I’m Judy Hertz. In the dawn of time I sat for my 100-ton U.S. Coast Guard Ocean Operator (captain’s) license and my Series 7 National Association of Securities Dealers (broker’s) license, then went to work for NASA HQ as an IT Project and UNIX Systems manager. Riotsystems is the consultancy I founded in 1996.
I’m semi-retired as of July 2020, from a recent contract working as the Climate Data Analyst for the NASA Center for Climate Simulation (NCCS) Collaborative REAnalysis Technical Environment (CREATE) team. A bit of information on that is below…
Cool maps from my reanalysis work
from a 2016 Ocean Reanalysis poster session at the American Geophysical Union fall meeting
January 1998 (left) Warmer Eastern Equatorial Pacific than January 1999 (right)
This project developed ensemble average and standard deviation for potential temperature, salinity, and zonal and meridional velocities from eight ocean reanalyses (syntheses), 1980-2010.
In the maps, note the differences in potential temperature (theato), with the January 1998 ensemble average at 112.5 meter depth °C (left) showing a significantly warmer eastern equatorial Pacific during the peak of the warming associated with the 1997-98 El Niño than the January 1999 ensemble average at 112.5 meter depth °C (right) during the subsequent La Niña cold event.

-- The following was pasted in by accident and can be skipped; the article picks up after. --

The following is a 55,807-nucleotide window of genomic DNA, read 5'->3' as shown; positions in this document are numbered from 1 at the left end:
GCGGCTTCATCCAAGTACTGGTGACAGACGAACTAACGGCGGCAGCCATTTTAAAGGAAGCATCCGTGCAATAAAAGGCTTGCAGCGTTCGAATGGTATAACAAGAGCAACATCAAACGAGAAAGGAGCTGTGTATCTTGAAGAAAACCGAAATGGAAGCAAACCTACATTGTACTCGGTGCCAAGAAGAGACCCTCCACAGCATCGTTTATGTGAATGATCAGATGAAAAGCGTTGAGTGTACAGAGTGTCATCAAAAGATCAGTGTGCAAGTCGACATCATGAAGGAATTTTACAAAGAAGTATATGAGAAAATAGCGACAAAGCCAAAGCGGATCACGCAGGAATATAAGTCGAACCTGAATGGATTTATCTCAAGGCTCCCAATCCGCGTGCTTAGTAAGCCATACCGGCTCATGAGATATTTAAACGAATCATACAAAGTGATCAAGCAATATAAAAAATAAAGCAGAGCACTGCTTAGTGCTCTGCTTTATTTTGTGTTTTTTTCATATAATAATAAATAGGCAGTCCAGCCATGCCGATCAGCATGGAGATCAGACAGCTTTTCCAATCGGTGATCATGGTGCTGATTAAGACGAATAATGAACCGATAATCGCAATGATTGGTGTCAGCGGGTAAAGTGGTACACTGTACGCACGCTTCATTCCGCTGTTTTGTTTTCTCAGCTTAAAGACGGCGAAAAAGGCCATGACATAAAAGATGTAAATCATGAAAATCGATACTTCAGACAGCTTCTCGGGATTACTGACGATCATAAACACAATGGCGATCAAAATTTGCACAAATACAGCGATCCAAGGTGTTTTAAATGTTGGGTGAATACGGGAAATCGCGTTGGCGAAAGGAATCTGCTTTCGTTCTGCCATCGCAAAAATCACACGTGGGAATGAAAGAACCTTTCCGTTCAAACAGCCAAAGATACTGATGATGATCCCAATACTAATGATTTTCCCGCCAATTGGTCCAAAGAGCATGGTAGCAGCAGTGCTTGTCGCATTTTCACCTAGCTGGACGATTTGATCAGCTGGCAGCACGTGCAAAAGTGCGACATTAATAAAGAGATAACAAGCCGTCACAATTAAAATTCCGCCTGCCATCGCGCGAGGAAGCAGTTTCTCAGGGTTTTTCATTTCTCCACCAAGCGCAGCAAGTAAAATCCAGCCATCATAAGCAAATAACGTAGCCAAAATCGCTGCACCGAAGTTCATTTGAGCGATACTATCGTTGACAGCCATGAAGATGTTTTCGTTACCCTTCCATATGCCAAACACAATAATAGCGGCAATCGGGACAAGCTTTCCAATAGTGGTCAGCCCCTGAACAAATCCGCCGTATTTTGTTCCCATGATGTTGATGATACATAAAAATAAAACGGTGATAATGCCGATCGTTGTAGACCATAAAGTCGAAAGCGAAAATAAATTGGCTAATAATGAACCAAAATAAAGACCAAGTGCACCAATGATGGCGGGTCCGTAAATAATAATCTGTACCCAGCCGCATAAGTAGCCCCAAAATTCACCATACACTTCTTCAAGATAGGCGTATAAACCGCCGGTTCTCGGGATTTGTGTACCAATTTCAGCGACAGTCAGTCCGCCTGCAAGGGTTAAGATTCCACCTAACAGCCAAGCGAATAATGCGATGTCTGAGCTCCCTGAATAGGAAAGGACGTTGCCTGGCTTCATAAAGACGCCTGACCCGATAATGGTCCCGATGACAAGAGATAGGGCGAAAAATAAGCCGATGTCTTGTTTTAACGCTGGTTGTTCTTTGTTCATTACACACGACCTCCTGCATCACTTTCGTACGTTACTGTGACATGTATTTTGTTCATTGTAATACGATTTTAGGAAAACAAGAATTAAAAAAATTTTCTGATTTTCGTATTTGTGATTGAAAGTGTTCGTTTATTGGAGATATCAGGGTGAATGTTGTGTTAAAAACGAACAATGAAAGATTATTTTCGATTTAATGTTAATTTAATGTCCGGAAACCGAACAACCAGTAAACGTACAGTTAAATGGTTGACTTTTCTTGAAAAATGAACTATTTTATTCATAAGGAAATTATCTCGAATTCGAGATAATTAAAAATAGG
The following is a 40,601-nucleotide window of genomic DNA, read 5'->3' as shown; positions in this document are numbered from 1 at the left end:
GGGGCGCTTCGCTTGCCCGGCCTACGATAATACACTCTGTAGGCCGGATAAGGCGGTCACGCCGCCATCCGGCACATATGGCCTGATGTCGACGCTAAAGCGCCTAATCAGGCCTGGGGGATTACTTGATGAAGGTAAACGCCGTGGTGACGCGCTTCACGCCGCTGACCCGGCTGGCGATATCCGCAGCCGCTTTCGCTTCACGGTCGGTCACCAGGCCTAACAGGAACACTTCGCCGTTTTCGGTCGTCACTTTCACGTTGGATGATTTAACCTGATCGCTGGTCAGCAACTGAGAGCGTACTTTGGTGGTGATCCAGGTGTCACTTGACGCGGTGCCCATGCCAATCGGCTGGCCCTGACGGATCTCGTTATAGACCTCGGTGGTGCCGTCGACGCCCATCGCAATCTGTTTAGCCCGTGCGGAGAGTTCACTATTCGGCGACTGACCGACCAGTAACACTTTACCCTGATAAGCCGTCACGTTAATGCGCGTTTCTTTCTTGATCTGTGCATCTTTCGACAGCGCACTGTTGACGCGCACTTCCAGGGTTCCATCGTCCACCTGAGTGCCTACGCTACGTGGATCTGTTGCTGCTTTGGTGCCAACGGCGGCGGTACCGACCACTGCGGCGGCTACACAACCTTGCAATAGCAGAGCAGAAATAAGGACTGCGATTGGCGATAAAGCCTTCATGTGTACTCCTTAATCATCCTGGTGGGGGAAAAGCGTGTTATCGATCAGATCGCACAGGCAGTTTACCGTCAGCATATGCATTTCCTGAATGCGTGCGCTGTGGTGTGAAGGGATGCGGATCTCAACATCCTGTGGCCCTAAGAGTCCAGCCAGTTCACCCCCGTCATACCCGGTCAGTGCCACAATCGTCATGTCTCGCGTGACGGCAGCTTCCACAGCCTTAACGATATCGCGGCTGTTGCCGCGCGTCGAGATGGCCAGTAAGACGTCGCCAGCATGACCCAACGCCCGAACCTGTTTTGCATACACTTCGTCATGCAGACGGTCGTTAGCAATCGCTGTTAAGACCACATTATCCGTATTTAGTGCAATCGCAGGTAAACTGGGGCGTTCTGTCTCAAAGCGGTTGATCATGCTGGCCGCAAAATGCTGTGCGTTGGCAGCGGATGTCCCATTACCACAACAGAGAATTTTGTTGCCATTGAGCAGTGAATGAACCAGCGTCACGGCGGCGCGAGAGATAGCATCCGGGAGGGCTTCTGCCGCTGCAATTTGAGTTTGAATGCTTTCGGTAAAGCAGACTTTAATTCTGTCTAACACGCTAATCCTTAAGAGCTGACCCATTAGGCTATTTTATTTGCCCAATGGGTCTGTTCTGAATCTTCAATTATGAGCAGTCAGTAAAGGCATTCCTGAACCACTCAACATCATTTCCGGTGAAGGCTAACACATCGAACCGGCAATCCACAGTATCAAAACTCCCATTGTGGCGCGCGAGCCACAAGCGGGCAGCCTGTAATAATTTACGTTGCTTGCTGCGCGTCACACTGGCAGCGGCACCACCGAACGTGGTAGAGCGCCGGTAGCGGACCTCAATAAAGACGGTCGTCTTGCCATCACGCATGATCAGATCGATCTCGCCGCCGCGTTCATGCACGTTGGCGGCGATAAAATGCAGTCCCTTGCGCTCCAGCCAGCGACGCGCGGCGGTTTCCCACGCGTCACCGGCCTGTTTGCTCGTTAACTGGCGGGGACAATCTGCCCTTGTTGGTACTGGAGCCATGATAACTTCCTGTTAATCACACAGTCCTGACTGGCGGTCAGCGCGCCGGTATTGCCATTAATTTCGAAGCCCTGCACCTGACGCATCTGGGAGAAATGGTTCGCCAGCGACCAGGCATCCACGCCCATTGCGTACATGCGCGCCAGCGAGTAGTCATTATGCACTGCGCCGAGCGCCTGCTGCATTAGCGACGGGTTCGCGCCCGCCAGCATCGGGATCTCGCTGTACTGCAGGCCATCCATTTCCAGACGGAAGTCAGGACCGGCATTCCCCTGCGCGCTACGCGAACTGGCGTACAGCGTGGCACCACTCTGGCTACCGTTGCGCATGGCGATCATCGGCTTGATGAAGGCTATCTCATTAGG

More of my projects: fun with Big Data
Hadoop Ecosystem Projects for NASA GSFC NCCS
CERES Satellite Data with Climate Ontology for NASA/Cray
Our NASA LaRC team collaborated with Cray to convert Clouds and the Earth’s Radiant Energy System (CERES) datasets to Resource Description Framework (RDF) triples and load into a triple store residing on YarcData‘s Urika, an in-memory appliance for graph analytics.
Left: CERES Radiation Budget Instrument Launches Aboard JPSS-1. Image credit: ULA
App and Ontology Design for NASA GSFC CISTO
Two projects use our app-based climate ontology to aid climate scientists’ variable conversion from MERRA and Tropical Rainfall Measuring Mission (TRMM) — for NASA GSFC Computational and Information Sciences and Technology Office (CISTO).
Left: Banksy’s comment on the failed 2009 Copenhagen climate change conference. Image credit: Zak Hussein/PA.